Connections DAILY

The WEEKDAY homiletic resource from the editors of Connections

Connections DAILY is the ONLINE newsletter of ideas and images designed to help homilists develop their own brief reflections on the daily Gospel readings.

For each weekday Gospel pericope, Connections DAILY provides an image or idea for a brief, one-to-two minute homily, concluding with a brief prayer that summarizes the point.  The reflection/prayer usually centers on the day's Gospel, but occasionally is inspired by the first reading or the day’s feast or saint whose memorial is being observed.  Because time is a factor at most weekday Masses, each Connections DAILY reflection focuses on a single point or idea, applicable to the common and everyday world of the parish community.

Connections DAILY is available ONLINE ONLY: each week’s reflections are e-mailed to subscribers the previous week (sorry, Connections DAILY is NOT available in a hard-copy, “paper” version).  Connections DAILY is sent in an easy-to-save-and-edit format, enabling you to “cut and paste” material as you need.

Subscriptions to Connections DAILY are $20 for the remaining weeks of the 2022 liturgical year.

Take a look at Connections DAILY— a sampling of reflections is included below.  If you preach — or have thought about preaching — a brief, meaningful reflection every day, Connections DAILY is the resource you’re looking for.

[Connections DAILY will be published through November 2022.]

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A sampling of reflections from Connections DAILY . . .

Week 18 in Ordinary Time


At once Jesus spoke to them, “Take courage, it is I; do not be afraid.”
Matthew 14: 22-36

When an unexpected economic crisis hits you and your family, Christ walks among you in your family’s ability to pull together and sort out what’s important and how to move forward.

When a sudden illness forces you to stop, Christ stills the waters in the help and care offered by neighbors and friends.

When you’re confronted with a situation you can’t handle, Christ calls out to you in the wisdom of your parents, the advice of mentors and coaches, the insight of pastors and ministers and counsellors.

When winds threaten to swamp your little boat, stop and watch for Christ making his presence known.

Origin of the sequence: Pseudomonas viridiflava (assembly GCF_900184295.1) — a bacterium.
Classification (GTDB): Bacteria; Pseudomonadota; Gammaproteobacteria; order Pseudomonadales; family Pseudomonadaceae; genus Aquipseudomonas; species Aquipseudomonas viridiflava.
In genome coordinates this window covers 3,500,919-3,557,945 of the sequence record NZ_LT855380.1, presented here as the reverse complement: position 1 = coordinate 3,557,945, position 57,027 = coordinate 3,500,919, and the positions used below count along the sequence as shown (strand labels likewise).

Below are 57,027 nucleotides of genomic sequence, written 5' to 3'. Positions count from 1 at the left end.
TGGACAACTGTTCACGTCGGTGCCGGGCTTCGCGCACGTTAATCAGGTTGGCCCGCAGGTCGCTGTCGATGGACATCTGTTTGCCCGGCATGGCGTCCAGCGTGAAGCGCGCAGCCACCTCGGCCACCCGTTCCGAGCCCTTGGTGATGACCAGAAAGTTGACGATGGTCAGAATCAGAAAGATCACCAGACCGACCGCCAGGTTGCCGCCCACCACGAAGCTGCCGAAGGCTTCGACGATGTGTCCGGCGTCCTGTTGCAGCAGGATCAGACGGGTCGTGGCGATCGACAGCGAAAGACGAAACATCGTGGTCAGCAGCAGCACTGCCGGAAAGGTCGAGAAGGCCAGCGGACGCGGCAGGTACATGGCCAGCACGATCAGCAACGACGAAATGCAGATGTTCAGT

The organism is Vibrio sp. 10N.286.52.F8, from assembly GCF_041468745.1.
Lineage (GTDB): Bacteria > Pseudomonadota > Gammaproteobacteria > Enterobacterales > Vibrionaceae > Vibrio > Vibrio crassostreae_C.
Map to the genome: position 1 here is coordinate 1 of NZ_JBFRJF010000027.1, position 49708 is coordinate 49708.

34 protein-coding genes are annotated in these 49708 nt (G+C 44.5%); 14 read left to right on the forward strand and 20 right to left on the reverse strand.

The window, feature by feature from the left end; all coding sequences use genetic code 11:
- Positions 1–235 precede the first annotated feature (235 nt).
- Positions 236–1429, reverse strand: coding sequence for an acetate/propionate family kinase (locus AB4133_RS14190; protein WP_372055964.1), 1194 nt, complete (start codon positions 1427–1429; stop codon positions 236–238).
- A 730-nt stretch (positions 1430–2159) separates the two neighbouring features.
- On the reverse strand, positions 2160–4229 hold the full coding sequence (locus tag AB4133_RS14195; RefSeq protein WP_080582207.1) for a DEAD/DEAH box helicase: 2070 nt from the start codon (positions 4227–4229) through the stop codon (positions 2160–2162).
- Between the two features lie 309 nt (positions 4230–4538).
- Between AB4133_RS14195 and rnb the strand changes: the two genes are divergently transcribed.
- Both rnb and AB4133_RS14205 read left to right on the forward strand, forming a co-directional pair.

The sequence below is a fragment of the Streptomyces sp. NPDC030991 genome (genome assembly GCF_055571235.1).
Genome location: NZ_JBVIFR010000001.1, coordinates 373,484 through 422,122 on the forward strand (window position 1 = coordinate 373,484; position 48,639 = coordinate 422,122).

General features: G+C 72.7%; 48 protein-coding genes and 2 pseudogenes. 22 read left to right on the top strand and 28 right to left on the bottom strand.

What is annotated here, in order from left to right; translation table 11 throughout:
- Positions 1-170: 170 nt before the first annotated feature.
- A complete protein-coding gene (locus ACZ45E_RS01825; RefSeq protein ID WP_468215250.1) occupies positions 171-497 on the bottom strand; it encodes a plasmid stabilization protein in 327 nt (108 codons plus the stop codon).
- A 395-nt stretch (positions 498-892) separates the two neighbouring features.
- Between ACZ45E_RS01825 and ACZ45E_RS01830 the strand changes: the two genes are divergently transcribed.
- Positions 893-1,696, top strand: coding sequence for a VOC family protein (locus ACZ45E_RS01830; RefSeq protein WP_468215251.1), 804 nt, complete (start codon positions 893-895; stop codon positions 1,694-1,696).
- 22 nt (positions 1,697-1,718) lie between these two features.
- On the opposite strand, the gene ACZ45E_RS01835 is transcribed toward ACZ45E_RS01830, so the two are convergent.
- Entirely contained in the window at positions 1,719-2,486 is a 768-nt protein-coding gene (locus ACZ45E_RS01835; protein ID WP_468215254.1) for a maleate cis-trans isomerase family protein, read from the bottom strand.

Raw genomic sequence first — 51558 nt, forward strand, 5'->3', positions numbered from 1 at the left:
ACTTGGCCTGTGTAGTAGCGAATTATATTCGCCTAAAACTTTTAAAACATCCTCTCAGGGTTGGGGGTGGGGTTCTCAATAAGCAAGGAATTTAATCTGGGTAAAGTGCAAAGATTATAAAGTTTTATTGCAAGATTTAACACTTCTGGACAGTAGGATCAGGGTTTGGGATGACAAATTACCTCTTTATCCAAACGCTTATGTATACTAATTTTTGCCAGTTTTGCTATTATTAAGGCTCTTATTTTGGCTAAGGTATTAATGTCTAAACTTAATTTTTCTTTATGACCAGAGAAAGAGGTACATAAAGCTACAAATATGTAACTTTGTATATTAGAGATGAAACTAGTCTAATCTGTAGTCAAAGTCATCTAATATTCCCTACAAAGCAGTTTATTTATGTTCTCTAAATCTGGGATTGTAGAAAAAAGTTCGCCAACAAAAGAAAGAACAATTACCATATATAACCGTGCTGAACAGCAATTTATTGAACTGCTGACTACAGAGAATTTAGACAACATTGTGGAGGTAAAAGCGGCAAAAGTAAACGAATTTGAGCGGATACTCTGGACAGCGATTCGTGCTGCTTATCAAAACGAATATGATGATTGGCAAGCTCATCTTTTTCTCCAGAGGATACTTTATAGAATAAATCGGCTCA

And know, too, that there will be storms when you will be the lifeline for someone about to sink, the light for someone lost in the night, the hand someone who is falling can grasp.  In many turbulent times, you can be Christ.

Lord Jesus, take our hand when we are sinking, pull us up when the waters rise too high.  G the wisdom and humility to hear your voice and grab your hand in the care and help of our brothers and sisters – and instill in us your spirit of generosity and mercy so that we may be your voice and hand for others whose lives are being battered by life’s storms.


[The Canaanite woman] said, “Please, Lord, for even the dogs eat the scraps that fall from the table of their masters.”
Matthew 15: 21-28

Recalling the dark, brutal days of apartheid in his South African homeland, Archbishop Desmond Tutu told an interviewer:

“Many years ago . . . we [blacks] were thought to be human, but not quite as human as white people, for we lacked what seemed indispensability to that humanity – a particular skin color . . . We have a wonderful country with truly magnificent people, if only we could be allowed to be human together.”

Most of us consider ourselves fair-minded and unbiased; we abhor any form of racism or bigotry.  But if we’re honest, we recognize times when we have treated people as if they were a little “less human” than we are because they lacked some quality we deemed as “indispensable” or did not measure up to our standards of education, income, or appearance, of race, religion or gender.  The Canaanite woman in today’s Gospel is despised by the Jewish community because she is not only a Gentile but also a descendent of the Canaanites, one of Israel’s oldest and most despised enemies – she is considered “less human.”  But Jesus does not see in her an old enemy; he sees, in her great compassion and love for her sick daughter, a loving mother; he sees, in her courage to come forward in the face of imminent rejection and denunciation, a woman of great faith.